Algeria Still Seeks Identity

Thirty years after Algerians won independence, an assassination shows that triumphs of the past do not unite a land divided over its future

JUST a few days before Algeria was to celebrate the 30th anniversary of its independence from France, an assassin's bullet ended the life of Muhammad Boudiaf, and with it all festive preparations. Mr. Boudiaf had been a hero of the war for independence and was president of the five-member High State Committee that has ruled Algeria since January of this year. The violent removal of this old leader suggests that Algeria is not yet ready to celebrate its political identity, because the proper path to its e mergence as a modern, prosperous society has not been reconciled with the deep-seated Islamic ideals of its people.

Thirty years after Algeria gained its independence, the country continues to search for its political identity. Six months after a military-backed ruling council took control in January and quashed the Islamists rise to power, the country still faces the same grievous economic conditions and political uncertainties left behind by the rule of a single party, Front de Liberation (FLN).

Over 130 years, generations of French known as pieds noirs (black feet) ruled Algeria, exploited its resources, built up its infrastructure and profited. But the nationalist revolt started in 1954, and in 1962 the Evian Agreement granted independence to the country.

The cost of victory was enormous. The war of liberation led by the FLN caused the death of some 250,000 Algerians and the wounding of 500,000. The final victory failed to erase the French imprint. The country has an Islamic culture coated with a French colonial veneer. During France's century-long "civilizing" campaigns, Algerians were reduced from relative prosperity to economic and cultural inferiority. Millions died, tribes broke up, and the traditional economy was altered. In particular, the producti on of wine for export in an Islamic land had replaced the traditional production of cereals.

Since the war of liberation, Algerians have clamored for a democracy that will allow for the expression of their own political culture; like other colonized people, they have had to struggle to define their goals and the means to achieve them.

While the FLN had deposed French rule, the state was run to create prosperity for the new elite, and it kept from power traditional political people believed to be reactionary. Pent-up discontent finally erupted into rioting at Algiers in early October 1988 and quickly spread to other cities. Over 500 people died when the armed forces opened fire on demonstrators at the capital. Discredited and its leadership demoralized, the FLN succumbed to political pluralism. About 50 political parties were formed.

In December 1991 the FLN was humiliated in parliamentary elections, winning only 17 seats compared to 188 seats for the Islamic Salvation Front (FIS). But the success of the Islamists was halted in mid-January when the Army called off a second round of elections and put the High State Committee in power. Within two months the FIS was banned, and party leaders either were imprisoned or took refuge underground.

Although Algerians remain divided over the notion of an Islamic state, they have turned to their faith for political identity. Eighty percent of Algerians under 30 are unemployed. Ignored by the political system, the alienated generation turned to the mosques in their search for roots and for a political forum where opposition could be freely voiced.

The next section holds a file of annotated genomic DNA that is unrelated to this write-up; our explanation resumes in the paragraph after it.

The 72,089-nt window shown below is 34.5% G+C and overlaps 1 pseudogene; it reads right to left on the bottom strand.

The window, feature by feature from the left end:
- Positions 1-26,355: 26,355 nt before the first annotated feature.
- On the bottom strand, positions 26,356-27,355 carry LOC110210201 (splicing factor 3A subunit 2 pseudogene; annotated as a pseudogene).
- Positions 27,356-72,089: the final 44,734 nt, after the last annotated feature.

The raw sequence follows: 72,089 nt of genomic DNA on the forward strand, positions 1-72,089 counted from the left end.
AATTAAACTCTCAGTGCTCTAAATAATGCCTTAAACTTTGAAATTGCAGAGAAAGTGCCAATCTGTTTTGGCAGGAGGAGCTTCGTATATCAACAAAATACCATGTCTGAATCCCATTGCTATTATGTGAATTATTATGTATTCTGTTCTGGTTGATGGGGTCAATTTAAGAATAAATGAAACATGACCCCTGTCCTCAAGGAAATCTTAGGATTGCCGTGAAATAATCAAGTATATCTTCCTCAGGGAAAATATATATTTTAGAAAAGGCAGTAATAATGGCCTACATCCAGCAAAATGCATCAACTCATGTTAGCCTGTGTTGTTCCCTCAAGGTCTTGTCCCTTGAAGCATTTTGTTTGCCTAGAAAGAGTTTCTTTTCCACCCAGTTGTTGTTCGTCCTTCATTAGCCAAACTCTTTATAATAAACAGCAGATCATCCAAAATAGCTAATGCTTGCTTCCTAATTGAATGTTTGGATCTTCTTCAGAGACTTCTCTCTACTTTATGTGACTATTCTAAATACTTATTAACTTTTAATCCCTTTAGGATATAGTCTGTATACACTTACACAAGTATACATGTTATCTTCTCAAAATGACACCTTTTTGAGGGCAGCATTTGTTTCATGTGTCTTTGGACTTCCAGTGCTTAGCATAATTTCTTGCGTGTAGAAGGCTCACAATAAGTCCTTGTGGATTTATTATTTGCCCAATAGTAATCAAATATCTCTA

People blame the political system, past and present, for widespread corruption in government, inadequate housing, and a burgeoning black market. The government has been unable to reverse the reliance on food imports to a country which was once nearly self-sufficient in agricultural production and unable to lower a foreign debt estimated at nearly $26 billion.

The current leadership in the Maghreb countries, as in well as Egypt, Saudi Arabia, and Kuwait, are all concerned by the rise of Islam as a political force in the Middle East. Islamists' political victories in Algeria earlier this year arguably could have become a model for Islamic activism in other Arab Middle East countries.

Algeria faces many of the problems Iran experienced under the late shah - alienated youth, limited opportunity for social mobility, hopelessness in a world of shrinking resources. Iran, whose budding democracy movement was stifled in 1953, is an example that a society cannot ignore its problems for long without facing dramatic political results. The government of Algeria may be able to crush one movement or another, but they cannot crush the desire for reform forever.

Algerian activists are using Islam as a battle cry, saying they want democracy. It seems they want neither democracy nor a return to traditional culture, but desire a new synthesis that turns to traditional culture for political values and for a political forum or institution. However, the activists live in the modern world, and they want prosperity for the nation.

If politics is the art of compromise, it is advantageous to the present government to open the political system to allow participation by all Algerians. If allowed to participate, political parties will be tested in the political arena. Their active participation will help Algeria develop a political identity. The country needs to look to a new political synthesis whereby political identity and economic progress replace collapsed ideas and the quest for the spoils of the war of liberation, which have mar ked Algerian politics for the last 30 years.

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